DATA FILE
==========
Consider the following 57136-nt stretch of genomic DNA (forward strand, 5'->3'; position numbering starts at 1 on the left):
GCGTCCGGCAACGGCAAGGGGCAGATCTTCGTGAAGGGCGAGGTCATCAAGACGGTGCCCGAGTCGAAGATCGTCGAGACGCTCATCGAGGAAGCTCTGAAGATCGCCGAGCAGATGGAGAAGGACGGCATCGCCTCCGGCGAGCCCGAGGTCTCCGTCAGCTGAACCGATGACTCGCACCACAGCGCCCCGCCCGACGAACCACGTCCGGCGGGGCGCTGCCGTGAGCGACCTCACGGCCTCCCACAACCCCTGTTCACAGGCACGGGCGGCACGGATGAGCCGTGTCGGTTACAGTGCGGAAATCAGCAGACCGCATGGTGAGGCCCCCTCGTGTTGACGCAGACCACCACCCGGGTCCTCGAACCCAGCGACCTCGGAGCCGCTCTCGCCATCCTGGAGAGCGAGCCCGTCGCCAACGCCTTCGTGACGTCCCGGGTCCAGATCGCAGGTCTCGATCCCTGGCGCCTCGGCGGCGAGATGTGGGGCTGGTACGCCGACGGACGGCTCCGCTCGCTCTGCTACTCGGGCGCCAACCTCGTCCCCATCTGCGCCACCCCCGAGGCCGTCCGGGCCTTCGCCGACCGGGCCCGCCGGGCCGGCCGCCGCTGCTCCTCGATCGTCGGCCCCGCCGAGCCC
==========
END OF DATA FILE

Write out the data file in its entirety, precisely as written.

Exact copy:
Consider the following 57136-nt stretch of genomic DNA (forward strand, 5'->3'; position numbering starts at 1 on the left):
GCGTCCGGCAACGGCAAGGGGCAGATCTTCGTGAAGGGCGAGGTCATCAAGACGGTGCCCGAGTCGAAGATCGTCGAGACGCTCATCGAGGAAGCTCTGAAGATCGCCGAGCAGATGGAGAAGGACGGCATCGCCTCCGGCGAGCCCGAGGTCTCCGTCAGCTGAACCGATGACTCGCACCACAGCGCCCCGCCCGACGAACCACGTCCGGCGGGGCGCTGCCGTGAGCGACCTCACGGCCTCCCACAACCCCTGTTCACAGGCACGGGCGGCACGGATGAGCCGTGTCGGTTACAGTGCGGAAATCAGCAGACCGCATGGTGAGGCCCCCTCGTGTTGACGCAGACCACCACCCGGGTCCTCGAACCCAGCGACCTCGGAGCCGCTCTCGCCATCCTGGAGAGCGAGCCCGTCGCCAACGCCTTCGTGACGTCCCGGGTCCAGATCGCAGGTCTCGATCCCTGGCGCCTCGGCGGCGAGATGTGGGGCTGGTACGCCGACGGACGGCTCCGCTCGCTCTGCTACTCGGGCGCCAACCTCGTCCCCATCTGCGCCACCCCCGAGGCCGTCCGGGCCTTCGCCGACCGGGCCCGCCGGGCCGGCCGCCGCTGCTCCTCGATCGTCGGCCCCGCCGAGCCC